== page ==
Product Q&A with Brandon Chu

PMHQ Community AMA Sessions - Brandon Chu

For those who are unaware, AMA stands for ‘Ask Me Anything’ where you’ll have the chance to ask our featured guest any question you’d like. Our product guest of honor is:

Brandon Chu

About:

Brandon is a Sr. Product Manager at Shopify, where he currently splits his time leading conversational commerce products (selling through messaging) and building the product management discipline itself (i.e. the hiring, on-boarding, and decision making frameworks the company’s product managers use).  Previously, Brandon was a product director at FreshBooks, a series B startup in Toronto, where he led a product group responsible for all payment, partnership, and mobile products. His first foray into product was co-founding Tunezy, a 2010 startup focused on helping youtube musicians monetize their tours that was acquired by SFX Entertainment in 2013. Shopify is a commerce platform used by over 275,000 business around the world to easily sell things anywhere their customer are: whether that’s their own website, a retail store, or on their Facebook page. IPOing in 2015, Shopify has 4 offices in Canada and one in San Fransisco and now employs over 1500 people.

On the web:

Follow Brandon at:

Twitter: https://twitter.com/BrandonMChu
Medium: https://medium.com/@brandonmchu

To join in on future Q&A, check out our Product Manager HQ community!

Select questions and answers from the AMA:

In a platform like Shopify, how do (or did, or would) you draw borders around different parts of the application to segment out products? Would you mind giving specific examples?

Great question.  Right to the meat!  At the highest level we break up the platform as the ‘Commerce OS’ portion (the APIs that drive basic Shop management) and everything that will consume that.  Examples are Channels (places people can sell like their own online store or Facebook), or Services (drop-shipping like Shipwire).

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Product Q&A with Punit Soni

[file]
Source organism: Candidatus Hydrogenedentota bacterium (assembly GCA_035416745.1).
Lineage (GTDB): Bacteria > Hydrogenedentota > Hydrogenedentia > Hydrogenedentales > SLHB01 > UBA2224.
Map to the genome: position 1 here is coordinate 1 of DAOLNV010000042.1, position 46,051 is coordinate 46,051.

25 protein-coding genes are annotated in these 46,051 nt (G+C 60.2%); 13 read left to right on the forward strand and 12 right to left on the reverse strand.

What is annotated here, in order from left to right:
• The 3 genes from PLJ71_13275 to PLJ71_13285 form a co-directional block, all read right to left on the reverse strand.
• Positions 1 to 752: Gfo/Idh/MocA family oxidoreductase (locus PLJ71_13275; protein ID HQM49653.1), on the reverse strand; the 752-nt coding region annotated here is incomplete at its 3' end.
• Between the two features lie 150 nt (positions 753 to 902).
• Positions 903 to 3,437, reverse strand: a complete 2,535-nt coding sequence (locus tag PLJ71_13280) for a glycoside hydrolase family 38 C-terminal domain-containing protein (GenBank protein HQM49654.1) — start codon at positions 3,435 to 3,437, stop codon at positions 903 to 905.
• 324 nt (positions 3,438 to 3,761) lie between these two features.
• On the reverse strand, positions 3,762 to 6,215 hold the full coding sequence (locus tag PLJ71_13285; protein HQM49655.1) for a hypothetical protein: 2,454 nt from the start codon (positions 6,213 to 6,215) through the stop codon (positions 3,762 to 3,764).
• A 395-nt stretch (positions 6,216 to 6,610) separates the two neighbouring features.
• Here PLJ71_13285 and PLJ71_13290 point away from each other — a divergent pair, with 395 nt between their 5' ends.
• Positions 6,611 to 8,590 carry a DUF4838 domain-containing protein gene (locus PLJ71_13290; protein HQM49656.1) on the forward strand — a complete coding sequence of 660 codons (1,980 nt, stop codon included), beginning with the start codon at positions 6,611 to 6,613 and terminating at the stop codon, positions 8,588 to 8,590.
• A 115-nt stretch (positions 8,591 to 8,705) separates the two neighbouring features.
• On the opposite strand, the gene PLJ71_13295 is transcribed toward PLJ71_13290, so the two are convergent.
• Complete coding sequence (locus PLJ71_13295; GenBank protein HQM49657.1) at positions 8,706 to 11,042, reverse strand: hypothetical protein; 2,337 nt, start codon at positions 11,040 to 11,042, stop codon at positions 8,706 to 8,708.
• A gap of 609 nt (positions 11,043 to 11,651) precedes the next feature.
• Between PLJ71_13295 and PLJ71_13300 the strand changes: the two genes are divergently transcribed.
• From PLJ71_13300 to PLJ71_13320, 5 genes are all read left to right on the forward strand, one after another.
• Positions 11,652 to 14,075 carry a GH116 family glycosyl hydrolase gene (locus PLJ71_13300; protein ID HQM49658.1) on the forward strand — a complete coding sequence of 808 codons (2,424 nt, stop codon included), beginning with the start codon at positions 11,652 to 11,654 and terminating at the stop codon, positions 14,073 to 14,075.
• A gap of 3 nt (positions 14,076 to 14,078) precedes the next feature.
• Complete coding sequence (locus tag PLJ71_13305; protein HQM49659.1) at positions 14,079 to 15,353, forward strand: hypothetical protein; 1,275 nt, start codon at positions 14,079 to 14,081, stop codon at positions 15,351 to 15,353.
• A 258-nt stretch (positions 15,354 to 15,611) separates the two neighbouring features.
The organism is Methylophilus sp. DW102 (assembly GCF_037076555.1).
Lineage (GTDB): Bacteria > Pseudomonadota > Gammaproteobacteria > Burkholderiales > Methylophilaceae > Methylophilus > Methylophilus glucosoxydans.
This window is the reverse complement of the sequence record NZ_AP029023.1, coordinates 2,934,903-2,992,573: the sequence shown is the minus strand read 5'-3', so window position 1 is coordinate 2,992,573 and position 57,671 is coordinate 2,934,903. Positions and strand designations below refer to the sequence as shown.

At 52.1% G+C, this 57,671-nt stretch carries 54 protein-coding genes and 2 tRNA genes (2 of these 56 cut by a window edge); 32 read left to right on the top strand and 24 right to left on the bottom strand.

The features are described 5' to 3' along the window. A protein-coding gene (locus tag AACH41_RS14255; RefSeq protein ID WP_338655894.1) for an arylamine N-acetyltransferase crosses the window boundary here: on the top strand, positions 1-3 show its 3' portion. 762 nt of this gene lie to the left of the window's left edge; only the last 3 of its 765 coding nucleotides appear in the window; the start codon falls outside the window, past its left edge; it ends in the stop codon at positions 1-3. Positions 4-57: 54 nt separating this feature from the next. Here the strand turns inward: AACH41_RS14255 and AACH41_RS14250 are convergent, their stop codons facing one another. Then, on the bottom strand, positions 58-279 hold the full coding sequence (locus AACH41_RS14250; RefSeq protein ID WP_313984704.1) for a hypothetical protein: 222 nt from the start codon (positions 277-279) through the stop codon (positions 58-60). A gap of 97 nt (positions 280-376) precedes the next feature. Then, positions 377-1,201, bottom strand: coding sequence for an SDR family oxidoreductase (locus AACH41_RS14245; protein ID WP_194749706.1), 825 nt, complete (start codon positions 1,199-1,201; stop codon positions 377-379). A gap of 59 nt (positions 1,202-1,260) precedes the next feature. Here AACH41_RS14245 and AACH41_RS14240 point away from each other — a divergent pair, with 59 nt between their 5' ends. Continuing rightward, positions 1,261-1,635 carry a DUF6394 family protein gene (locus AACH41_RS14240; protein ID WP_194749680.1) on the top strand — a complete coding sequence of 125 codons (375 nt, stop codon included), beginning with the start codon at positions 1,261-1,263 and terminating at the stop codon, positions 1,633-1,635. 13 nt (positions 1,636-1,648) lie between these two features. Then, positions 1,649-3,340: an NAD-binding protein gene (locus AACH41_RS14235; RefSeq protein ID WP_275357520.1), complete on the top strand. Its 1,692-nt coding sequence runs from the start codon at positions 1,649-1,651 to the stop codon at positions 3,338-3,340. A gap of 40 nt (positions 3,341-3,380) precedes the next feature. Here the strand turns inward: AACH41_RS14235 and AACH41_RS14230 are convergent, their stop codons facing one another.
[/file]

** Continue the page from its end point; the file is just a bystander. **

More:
PMHQ Community AMA Sessions - Punit Soni

For those who are unaware, AMA stands for ‘Ask Me Anything’ where you’ll have the chance to ask our featured guest any question you’d like. Our product guest of honor is:

Punit Soni

About: Punit was until recently at Flipkart (India’s largest ecommerce company) as their Chief Product Officer. In this role, he led the product definition and innovation charter for Flipkart consumer products, marketplace and transaction platform. He was responsible for driving Product Strategy, Design and Product Marketing functions to build world class user interface and product solutions.

As a senior product leader at Google and Motorola in Mountain View, California, Soni was involved in the development of some of the world’s most revolutionary products including Google News, Google Books, Google Plus, Google Mobile and a suite of Motorola devices including Moto X, Moto G and Moto E.

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Product Q&A with Ken Norton

PMHQ Community AMA Sessions - Ken Norton

For those who are unaware, AMA stands for ‘Ask Me Anything’ where you’ll have the chance to ask our featured guest any question you’d like. Our product guest of honor is:

Ken Norton

About: Ken is a product partner at GV where he provides product and engineering support to startups. Prior to joining GV, Ken was a group product manager at Google. In his years as a PM at Google, Ken led product initiatives for Docs, Calendar, and Google Mobile Maps. Ken joined Google in 2006 with the acquisition of JotSpot, where he was vice president of products.